If you think that’s frightful, consider another Post report: “Trump has pushed top aides to investigate whether the U.S. government can purchase the giant ice-smothered island of Greenland.” As one might expect, “The presidential request has bewildered aides, some of whom continue to believe it isn’t serious, but Trump has mentioned it for weeks.”
Greenland is part of the kingdom of Denmark, and last time I looked it wasn’t on the market. (What would the comps be?) In case you thought the wall was an expensive boondoggle, imagine what a pretty penny it would cost to buy a country of “2.2 million square kilometers, with 1.7 million of that covered in ice.” (Yes, after World War II, the Truman administration tried to buy it, but it didn’t amount to anything and no serious person thinks Denmark is going to sell part of its kingdom to us.)
Sure, this is humorous, but it also frightening. We have no idea why this particular Trump obsession has taken hold or why someone — his secretary of state, perhaps — has not told him that this is silly, a waste of aides’ time and evidence of Trump’s unfitness as commander in chief. It is, after all. And whoever leaked this to the media seems to have understood the necessity of halting this behavior and, more important, grappling with his unhinged conduct.
We are facing a possible recession, brought on by Trump’s ignorant trade war. Trump has made hash out of relations with allies, sabotaged bipartisan support for Israel, been snookered by Kim Jong Un, refused to take interest in securing our elections from Russian interference and exacerbated a border crisis by cutting off aid to three Central American countries We have a wave of white nationalist violence, for which a large majority of Americans think he is at least somewhat to blame. And Trump frets about Greenland.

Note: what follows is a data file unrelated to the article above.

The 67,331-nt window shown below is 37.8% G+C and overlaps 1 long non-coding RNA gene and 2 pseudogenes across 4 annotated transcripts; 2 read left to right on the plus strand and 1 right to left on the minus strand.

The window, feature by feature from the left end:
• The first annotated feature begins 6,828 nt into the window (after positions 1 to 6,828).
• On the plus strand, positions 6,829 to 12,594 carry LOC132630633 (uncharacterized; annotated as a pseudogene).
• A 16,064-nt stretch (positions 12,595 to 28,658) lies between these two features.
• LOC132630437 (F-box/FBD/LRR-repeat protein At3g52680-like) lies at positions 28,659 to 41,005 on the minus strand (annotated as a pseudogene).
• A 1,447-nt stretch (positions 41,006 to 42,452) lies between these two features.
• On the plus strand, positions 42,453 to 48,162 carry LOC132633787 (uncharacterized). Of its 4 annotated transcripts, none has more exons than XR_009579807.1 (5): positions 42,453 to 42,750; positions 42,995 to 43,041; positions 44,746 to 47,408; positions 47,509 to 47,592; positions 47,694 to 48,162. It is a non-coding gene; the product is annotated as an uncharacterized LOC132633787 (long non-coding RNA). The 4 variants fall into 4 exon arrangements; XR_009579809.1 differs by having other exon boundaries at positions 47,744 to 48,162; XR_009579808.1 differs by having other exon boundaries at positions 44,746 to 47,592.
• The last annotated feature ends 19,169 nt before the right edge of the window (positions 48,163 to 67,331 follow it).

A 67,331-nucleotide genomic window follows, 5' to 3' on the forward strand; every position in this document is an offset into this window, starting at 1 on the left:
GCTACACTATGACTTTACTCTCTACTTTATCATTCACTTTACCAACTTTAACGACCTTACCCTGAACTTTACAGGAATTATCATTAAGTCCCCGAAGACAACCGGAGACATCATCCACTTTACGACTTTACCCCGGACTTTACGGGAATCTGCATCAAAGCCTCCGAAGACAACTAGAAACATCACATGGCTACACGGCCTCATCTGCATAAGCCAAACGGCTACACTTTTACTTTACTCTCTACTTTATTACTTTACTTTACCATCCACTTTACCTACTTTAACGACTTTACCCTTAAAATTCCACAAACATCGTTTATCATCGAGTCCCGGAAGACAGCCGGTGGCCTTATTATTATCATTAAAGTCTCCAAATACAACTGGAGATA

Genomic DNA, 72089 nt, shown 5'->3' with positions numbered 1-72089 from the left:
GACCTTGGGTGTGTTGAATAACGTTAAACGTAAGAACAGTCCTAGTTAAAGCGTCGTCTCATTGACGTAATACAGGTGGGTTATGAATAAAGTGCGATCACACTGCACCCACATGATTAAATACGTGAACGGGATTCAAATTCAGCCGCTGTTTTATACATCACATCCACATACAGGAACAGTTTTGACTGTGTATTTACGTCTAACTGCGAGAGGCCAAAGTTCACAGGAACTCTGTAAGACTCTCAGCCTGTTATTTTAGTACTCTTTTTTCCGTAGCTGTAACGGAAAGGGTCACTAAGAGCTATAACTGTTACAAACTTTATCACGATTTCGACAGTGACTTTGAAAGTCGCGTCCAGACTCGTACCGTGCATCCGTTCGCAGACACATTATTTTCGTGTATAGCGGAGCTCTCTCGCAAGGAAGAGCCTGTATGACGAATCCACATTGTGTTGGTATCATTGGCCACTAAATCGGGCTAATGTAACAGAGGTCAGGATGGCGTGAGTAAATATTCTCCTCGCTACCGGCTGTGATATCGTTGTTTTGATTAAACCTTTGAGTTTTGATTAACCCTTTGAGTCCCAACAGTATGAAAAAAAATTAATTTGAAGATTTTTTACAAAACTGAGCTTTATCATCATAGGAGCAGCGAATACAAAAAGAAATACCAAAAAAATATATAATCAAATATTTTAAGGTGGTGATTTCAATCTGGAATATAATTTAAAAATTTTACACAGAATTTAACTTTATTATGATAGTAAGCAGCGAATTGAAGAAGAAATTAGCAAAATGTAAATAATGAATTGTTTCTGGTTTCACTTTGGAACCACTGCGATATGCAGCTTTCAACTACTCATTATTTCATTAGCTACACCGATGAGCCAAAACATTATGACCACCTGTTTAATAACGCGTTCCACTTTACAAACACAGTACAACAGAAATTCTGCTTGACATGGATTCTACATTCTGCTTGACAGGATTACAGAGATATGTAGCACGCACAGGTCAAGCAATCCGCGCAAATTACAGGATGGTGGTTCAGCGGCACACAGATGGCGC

Alarm bells should have been ringing long ago about this president’s fitness. Trump’s inability to distinguish facts from lies (more than 12,000 of them); his obsession with (and exaggeration of) his 2016 victory, which renders him unwilling to recognize Russia intervened to help him; his incoherent speech pattern and tweets; his refusal to read briefing materials; his impulsive moves and personal attacks on perceived enemies; and his affection for and manipulation by foreign dictators collectively suggest that he is not fit to work in the White House, let alone to be president. (Should the military obey a first-strike order from this guy?)
One would hope that former advisers, including James Mattis, H.R. McMaster, Rex Tillerson, Dan Coats and Gary Cohn, as well as the few remaining independent voices in the administration (FBI Director Christopher Wray, CIA Director Gina Haspel), would understand the necessity of advising Congress and the American people if they have concerns that the president is unfit.
Don’t get your hopes up about the 25th Amendment, however. We have no reason to think members of his Cabinet and Vice President Pence would have the character and good judgment to activate its terms.
Nevertheless, Trump’s behavior should give the House, already down the road on an impeachment inquiry, a sense of urgency. If the president has committed High Crimes & Misdemeanors and is also unfit, shouldn’t Congress be speeding things up? If evidence from Donald McGahn and others prove compelling on obstruction of justice and the economy sinks into recession, the Republican-led Senate might just take an impeachment trial seriously, or at the very least, urge him to resign or declare that he won’t run for reelection.
In the meantime, the media and Congress should stop pretending Trump is fit to govern. He’s not. He needs to go as soon as possible, by whatever legal or electoral means possible.